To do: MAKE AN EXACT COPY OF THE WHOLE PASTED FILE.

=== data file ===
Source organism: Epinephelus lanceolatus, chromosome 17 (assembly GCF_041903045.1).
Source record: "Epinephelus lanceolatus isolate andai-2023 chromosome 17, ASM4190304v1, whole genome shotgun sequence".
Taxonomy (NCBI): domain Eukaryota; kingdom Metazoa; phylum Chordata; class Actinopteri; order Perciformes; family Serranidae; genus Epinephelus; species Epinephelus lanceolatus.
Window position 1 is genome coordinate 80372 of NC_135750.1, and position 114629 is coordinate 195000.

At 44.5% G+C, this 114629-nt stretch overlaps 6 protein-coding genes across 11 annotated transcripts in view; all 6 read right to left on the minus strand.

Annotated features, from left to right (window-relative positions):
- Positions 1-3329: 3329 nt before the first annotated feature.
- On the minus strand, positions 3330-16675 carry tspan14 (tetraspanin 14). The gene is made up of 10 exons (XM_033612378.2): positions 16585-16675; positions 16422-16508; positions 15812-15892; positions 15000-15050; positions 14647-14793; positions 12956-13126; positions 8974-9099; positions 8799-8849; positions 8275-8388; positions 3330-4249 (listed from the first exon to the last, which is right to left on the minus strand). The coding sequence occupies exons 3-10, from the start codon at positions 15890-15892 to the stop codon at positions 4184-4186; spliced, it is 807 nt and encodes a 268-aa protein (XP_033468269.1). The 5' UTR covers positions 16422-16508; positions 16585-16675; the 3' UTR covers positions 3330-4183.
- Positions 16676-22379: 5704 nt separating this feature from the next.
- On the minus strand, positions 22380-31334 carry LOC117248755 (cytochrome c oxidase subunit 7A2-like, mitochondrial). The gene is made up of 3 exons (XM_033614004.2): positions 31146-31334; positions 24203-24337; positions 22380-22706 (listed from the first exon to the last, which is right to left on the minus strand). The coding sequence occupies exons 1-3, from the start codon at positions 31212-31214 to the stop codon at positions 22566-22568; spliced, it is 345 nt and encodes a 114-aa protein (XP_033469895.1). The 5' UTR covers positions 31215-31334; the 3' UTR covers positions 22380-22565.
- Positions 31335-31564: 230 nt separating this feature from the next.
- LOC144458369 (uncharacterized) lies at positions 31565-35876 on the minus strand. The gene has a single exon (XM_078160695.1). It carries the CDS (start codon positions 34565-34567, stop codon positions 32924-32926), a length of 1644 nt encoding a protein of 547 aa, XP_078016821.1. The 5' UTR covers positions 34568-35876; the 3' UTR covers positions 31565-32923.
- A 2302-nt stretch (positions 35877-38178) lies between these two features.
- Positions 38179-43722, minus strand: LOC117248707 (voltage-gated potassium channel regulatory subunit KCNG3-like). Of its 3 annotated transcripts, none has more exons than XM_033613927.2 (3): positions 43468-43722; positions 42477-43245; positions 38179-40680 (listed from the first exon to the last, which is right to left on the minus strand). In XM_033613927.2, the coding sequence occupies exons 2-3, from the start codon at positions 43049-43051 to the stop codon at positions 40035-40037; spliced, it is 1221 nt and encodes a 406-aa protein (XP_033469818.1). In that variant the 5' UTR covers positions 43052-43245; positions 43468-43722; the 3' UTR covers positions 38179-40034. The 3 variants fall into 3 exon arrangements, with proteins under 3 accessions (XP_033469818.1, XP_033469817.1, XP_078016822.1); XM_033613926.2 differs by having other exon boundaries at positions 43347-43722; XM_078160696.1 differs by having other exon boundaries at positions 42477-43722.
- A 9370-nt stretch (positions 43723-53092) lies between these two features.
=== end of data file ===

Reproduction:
Source organism: Epinephelus lanceolatus, chromosome 17 (assembly GCF_041903045.1).
Source record: "Epinephelus lanceolatus isolate andai-2023 chromosome 17, ASM4190304v1, whole genome shotgun sequence".
Taxonomy (NCBI): domain Eukaryota; kingdom Metazoa; phylum Chordata; class Actinopteri; order Perciformes; family Serranidae; genus Epinephelus; species Epinephelus lanceolatus.
Window position 1 is genome coordinate 80372 of NC_135750.1, and position 114629 is coordinate 195000.

At 44.5% G+C, this 114629-nt stretch overlaps 6 protein-coding genes across 11 annotated transcripts in view; all 6 read right to left on the minus strand.

Annotated features, from left to right (window-relative positions):
- Positions 1-3329: 3329 nt before the first annotated feature.
- On the minus strand, positions 3330-16675 carry tspan14 (tetraspanin 14). The gene is made up of 10 exons (XM_033612378.2): positions 16585-16675; positions 16422-16508; positions 15812-15892; positions 15000-15050; positions 14647-14793; positions 12956-13126; positions 8974-9099; positions 8799-8849; positions 8275-8388; positions 3330-4249 (listed from the first exon to the last, which is right to left on the minus strand). The coding sequence occupies exons 3-10, from the start codon at positions 15890-15892 to the stop codon at positions 4184-4186; spliced, it is 807 nt and encodes a 268-aa protein (XP_033468269.1). The 5' UTR covers positions 16422-16508; positions 16585-16675; the 3' UTR covers positions 3330-4183.
- Positions 16676-22379: 5704 nt separating this feature from the next.
- On the minus strand, positions 22380-31334 carry LOC117248755 (cytochrome c oxidase subunit 7A2-like, mitochondrial). The gene is made up of 3 exons (XM_033614004.2): positions 31146-31334; positions 24203-24337; positions 22380-22706 (listed from the first exon to the last, which is right to left on the minus strand). The coding sequence occupies exons 1-3, from the start codon at positions 31212-31214 to the stop codon at positions 22566-22568; spliced, it is 345 nt and encodes a 114-aa protein (XP_033469895.1). The 5' UTR covers positions 31215-31334; the 3' UTR covers positions 22380-22565.
- Positions 31335-31564: 230 nt separating this feature from the next.
- LOC144458369 (uncharacterized) lies at positions 31565-35876 on the minus strand. The gene has a single exon (XM_078160695.1). It carries the CDS (start codon positions 34565-34567, stop codon positions 32924-32926), a length of 1644 nt encoding a protein of 547 aa, XP_078016821.1. The 5' UTR covers positions 34568-35876; the 3' UTR covers positions 31565-32923.
- A 2302-nt stretch (positions 35877-38178) lies between these two features.
- Positions 38179-43722, minus strand: LOC117248707 (voltage-gated potassium channel regulatory subunit KCNG3-like). Of its 3 annotated transcripts, none has more exons than XM_033613927.2 (3): positions 43468-43722; positions 42477-43245; positions 38179-40680 (listed from the first exon to the last, which is right to left on the minus strand). In XM_033613927.2, the coding sequence occupies exons 2-3, from the start codon at positions 43049-43051 to the stop codon at positions 40035-40037; spliced, it is 1221 nt and encodes a 406-aa protein (XP_033469818.1). In that variant the 5' UTR covers positions 43052-43245; positions 43468-43722; the 3' UTR covers positions 38179-40034. The 3 variants fall into 3 exon arrangements, with proteins under 3 accessions (XP_033469818.1, XP_033469817.1, XP_078016822.1); XM_033613926.2 differs by having other exon boundaries at positions 43347-43722; XM_078160696.1 differs by having other exon boundaries at positions 42477-43722.
- A 9370-nt stretch (positions 43723-53092) lies between these two features.